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Keith Warne Organization

A Dedication

Gazed upon benignly, benevolently and wistfully by our founder, this site is earnestly dedicated to the noble ideal of resolving problems and disadvantages that may be experienced, from time to time, by our deserving and worthy patrons. Should you feel overburdened by capricious fortune or ill-used by the modern monsters of society, feel free to contact us. We will certainly listen to your story and who knows; perhaps we will be able to slay the dragons that invade the usually tranquil nature of your reverie.

Coming Clean

If, as I do, you like the design, layout and colouring of this web site, I must tell you right away that the founder can claim no credit for this. He lifted it directly from a technical site, which deals in the implementation of nifty CSS (Cascading Style Sheets) menu systems. This original site can be viewed at meyerweb.com. It's all stylish, validated HTML and CSS, period, end of story.

The Close Family - as opposed to extended

A collection of photos taken at the founder's home in Manila. These interactive images depict the family on an average Sunday during the cooler winter period. As you can see no one is using the swimming pool as the water is quite cool. Soon the temperatures will rise and the electricity costs will soar as air conditioners are flung on to left and right.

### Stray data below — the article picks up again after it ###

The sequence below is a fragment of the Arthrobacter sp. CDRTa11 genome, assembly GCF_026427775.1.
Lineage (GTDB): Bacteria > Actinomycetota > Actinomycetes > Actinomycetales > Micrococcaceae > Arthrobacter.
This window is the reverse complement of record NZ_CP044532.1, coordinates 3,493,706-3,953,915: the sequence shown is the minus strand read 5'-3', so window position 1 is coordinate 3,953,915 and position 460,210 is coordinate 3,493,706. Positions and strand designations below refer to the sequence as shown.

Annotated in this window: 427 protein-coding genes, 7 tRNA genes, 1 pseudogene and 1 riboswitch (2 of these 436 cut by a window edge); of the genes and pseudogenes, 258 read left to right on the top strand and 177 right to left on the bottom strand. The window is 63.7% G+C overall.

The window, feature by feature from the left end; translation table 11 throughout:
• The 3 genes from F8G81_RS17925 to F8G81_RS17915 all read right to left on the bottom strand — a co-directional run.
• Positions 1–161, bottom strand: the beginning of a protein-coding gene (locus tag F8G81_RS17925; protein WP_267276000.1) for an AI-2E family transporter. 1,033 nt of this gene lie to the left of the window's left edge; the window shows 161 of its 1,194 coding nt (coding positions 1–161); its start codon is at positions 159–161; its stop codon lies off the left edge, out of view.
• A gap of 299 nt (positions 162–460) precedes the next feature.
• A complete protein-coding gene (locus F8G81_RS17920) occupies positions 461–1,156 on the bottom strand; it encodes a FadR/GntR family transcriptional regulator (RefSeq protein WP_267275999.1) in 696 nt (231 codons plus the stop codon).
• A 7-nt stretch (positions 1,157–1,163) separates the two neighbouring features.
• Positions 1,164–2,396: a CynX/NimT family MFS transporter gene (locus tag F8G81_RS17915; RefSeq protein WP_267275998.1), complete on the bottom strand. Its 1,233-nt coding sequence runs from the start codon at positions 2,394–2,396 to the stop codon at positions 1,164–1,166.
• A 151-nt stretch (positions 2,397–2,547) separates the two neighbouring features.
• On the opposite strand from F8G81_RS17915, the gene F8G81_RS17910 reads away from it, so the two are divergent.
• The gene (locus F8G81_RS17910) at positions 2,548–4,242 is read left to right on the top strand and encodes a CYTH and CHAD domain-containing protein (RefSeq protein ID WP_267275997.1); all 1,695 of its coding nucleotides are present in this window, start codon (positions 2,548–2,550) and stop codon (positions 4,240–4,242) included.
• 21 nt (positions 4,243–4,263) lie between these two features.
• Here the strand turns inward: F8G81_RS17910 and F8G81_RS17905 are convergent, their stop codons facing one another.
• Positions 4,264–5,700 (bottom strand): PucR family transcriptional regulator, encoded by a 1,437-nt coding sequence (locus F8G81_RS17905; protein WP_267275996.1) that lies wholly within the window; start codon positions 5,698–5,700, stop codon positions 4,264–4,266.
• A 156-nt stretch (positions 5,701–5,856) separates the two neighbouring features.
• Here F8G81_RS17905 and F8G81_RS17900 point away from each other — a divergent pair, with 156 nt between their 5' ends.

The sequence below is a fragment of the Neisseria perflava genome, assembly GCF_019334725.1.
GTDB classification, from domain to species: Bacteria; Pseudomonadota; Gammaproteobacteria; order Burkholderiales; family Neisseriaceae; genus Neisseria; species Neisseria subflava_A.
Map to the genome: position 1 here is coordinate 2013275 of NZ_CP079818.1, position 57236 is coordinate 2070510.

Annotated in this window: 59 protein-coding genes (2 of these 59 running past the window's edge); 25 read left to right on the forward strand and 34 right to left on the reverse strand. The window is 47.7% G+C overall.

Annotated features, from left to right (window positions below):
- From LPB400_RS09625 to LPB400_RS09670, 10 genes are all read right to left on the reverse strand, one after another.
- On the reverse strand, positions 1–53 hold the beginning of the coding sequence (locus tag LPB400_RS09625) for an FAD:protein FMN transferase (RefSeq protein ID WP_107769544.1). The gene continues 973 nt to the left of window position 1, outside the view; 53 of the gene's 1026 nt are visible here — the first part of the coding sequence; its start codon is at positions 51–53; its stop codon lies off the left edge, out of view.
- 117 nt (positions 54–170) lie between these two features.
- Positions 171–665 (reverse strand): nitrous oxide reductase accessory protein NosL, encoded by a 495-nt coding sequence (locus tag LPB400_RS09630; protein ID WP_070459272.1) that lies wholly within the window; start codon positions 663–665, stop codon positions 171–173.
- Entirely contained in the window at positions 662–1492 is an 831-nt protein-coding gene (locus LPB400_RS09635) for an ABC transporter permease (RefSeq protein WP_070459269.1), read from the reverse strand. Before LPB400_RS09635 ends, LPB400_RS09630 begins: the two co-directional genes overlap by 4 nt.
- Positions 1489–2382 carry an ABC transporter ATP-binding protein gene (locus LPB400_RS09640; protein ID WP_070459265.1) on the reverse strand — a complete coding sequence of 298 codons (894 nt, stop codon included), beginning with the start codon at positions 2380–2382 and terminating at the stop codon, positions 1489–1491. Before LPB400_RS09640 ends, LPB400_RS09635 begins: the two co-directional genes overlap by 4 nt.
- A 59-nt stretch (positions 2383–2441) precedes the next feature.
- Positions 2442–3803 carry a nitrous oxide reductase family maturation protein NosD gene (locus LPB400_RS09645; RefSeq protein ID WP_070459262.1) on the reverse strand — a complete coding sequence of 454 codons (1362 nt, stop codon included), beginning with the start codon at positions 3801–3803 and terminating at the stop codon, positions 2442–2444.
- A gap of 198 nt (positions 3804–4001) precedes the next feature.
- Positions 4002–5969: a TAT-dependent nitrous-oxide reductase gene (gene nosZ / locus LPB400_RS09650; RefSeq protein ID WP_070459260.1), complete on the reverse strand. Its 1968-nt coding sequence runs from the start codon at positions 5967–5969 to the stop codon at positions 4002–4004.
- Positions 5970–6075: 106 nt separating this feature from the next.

Again I say it: no Javascript was used in the making of this page.

Technical Note (on the menu system)

Here's how it's done. In every case, the "caption" text is a span element inside the actual hyperlinks. Here's one example from the source of this document:

<a href="http://www.meyerweb.com/eric/css/">Links<span>A collection 
of things which interest me, and might interest you</span></a>

To prevent the text from showing up when the page loads, I have the following style:

div#links a span {display: none;}

So they're gone, removed entirely from the document flow. Bringing them back, then, is a simple matter of switching the display to block and positioning the element whenever the associated link is hovered over with the mouse pointer. Thus we get the first two lines of this rule:

div#links a:hover span {display: block;
   position: absolute; top: 200px; left: 0; width: 125px;
   padding: 5px; margin: 10px; z-index: 100;
   color: #AAA; background: black;
   font: 10px Verdana, sans-serif; text-align: center;}

The last three lines relate to how the element will be styled when it appears, but the first two cause it to be made visible (display: block;) and position it appropriately.

Want to have even more fun? How about icons that appear on rollover?

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